While there is a prevailing sentiment that building façades, being confined to the outer footprint of the building, do not need to be actively coordinated with other trades, there is immense value in doing so. Building Information Modeling (BIM) is inherently a holistic process to ensure successful consolidation of several construction trades, and façade contractors should play a key role in this process. By actively engaging in the BIM process, façade contractors can save time and money and unearth issues in the design and coordination phases, rather than dealing with a clash between trades models on the project site.
At Permasteelisa, an international façade design firm, we proactively engage in the BIM process at every stage of the project and benefit greatly. At the tender stage of the project, we frequently receive a 3D model from the architect. With the increasing complexity of projects, having a 3D representation of the architect’s vision has enhanced our ability to understand the design intent and provide a more accurate bid. Being willing to learn and adopt the architect’s tools gives us the ability to communicate quickly and efficiently with them. We use Catia, Rhino, and Revit in order to interface more directly with the architect’s model and extract geometry and metadata.
The anchors that transfer the load from the curtain wall back to the steel structures or concrete slab are very much intertwined with these structural elements, and it is essential to coordinate these connections. Not only is it easier to coordinate these interfaces in 3D, it is also more prudent to do so, as the 2D structural plans of the steel structure rarely show connectors like gusset plates or bolts. We frequently collaborate with the steel contractor to either shop weld our steel anchors or provide bolt holes for us to attach them. By sharing a model of our anchors in their native form, this information exchange is seamless and easily verifiable, decreases cost, and reduces risk on the job site. On several occasions we have had to coordinate with trades that penetrated or fastened to our system. Some examples include electrical conduit, sprinklers, crane tie-backs, and other temporary structures. Integrating these penetrations is easier in 3D where we can simultaneously account for their locations in plan and elevation. For our site teams, a merged 3D model of all trades serves as a quick and easy reference. It has proven to be a helpful tool to identify when something is out of tolerance and communicate that information back to the design team.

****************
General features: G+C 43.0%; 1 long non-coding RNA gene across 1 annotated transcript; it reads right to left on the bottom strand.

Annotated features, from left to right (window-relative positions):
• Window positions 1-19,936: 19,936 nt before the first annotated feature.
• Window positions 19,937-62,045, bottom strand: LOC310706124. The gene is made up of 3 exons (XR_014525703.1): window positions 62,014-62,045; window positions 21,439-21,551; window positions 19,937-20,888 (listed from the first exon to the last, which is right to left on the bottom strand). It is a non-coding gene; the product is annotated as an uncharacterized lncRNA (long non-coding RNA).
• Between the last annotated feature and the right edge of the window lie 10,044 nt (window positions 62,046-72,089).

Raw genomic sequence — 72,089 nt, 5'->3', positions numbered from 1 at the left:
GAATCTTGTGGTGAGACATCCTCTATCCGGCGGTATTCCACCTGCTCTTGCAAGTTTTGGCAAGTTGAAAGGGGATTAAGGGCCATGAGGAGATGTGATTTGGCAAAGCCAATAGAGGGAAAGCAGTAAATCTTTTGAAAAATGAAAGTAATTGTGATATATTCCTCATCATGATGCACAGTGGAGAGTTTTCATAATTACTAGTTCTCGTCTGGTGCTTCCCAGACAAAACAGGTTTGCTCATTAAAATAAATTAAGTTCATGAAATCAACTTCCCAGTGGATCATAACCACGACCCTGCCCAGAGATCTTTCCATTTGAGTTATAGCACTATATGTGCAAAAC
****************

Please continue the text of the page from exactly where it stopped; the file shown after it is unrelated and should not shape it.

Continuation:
BIM is a powerful tool that can simplify communication in the design and coordination phase and save cost and labor in the factory and on the job site
Implementing the BIM process has its challenges, but there are some simple ways to address them. In the early stages of BIM, when all the models are in flux, it can be difficult to gauge how seriously to take a clash or even the position of an object. Establishing a line of communication with the other subcontractors and simply asking the questions about their model accuracy and status typically resolves these issues rather quickly.
There is also the question of whether or not the BIM model is or should be considered the contract document. The BIM model sometimes contradicts the 2D contract document. In our experience, when there is a discrepancy, it is easily resolved by bringing it up at a BIM meeting or writing a quick RFI. There is also a lot of benefit to establishing the 3D model as a contract document; for some complex projects we have had success with a 3D model - the project wireframe - being a contract document for the project.
For BIM to work successfully, all parties involved need to be proactive and BIM needs to be more than a requirement to fulfill. Ideally, early on in a project, all the subcontractors identify the areas where they interface with other trades and agree on a timeline for coordination that works for all parties involved. Adjustments to individual processes will likely be required, but it is well worth the effort for timely BIM coordination. In the last few years Permasteelisa has rearranged design timelines significantly. We now model the anchoring connections prior to the curtain wall in order to ensure early coordination with the steel and concrete subcontractors. We also provide a simplified model of our scope at the beginning of the project for early clash detection. In addition to the clash detection done by the GC, all subcontractors should visually check how their scope of work interfaces with the other trades. While clash detection is important, not doing a visual check runs the risk of missing “soft clashes”, i.e. items that would clash if tolerances worked against us.
Façade design is more complex than most think. By proactively engaging in the BIM process and being willing to learn and adopt new tools, our international façade firm has improved our design process and has a high degree of success with increasingly complex projects. BIM is a powerful tool that can simplify communication in the design and coordination phase and save cost and labor in the factory and on the job site.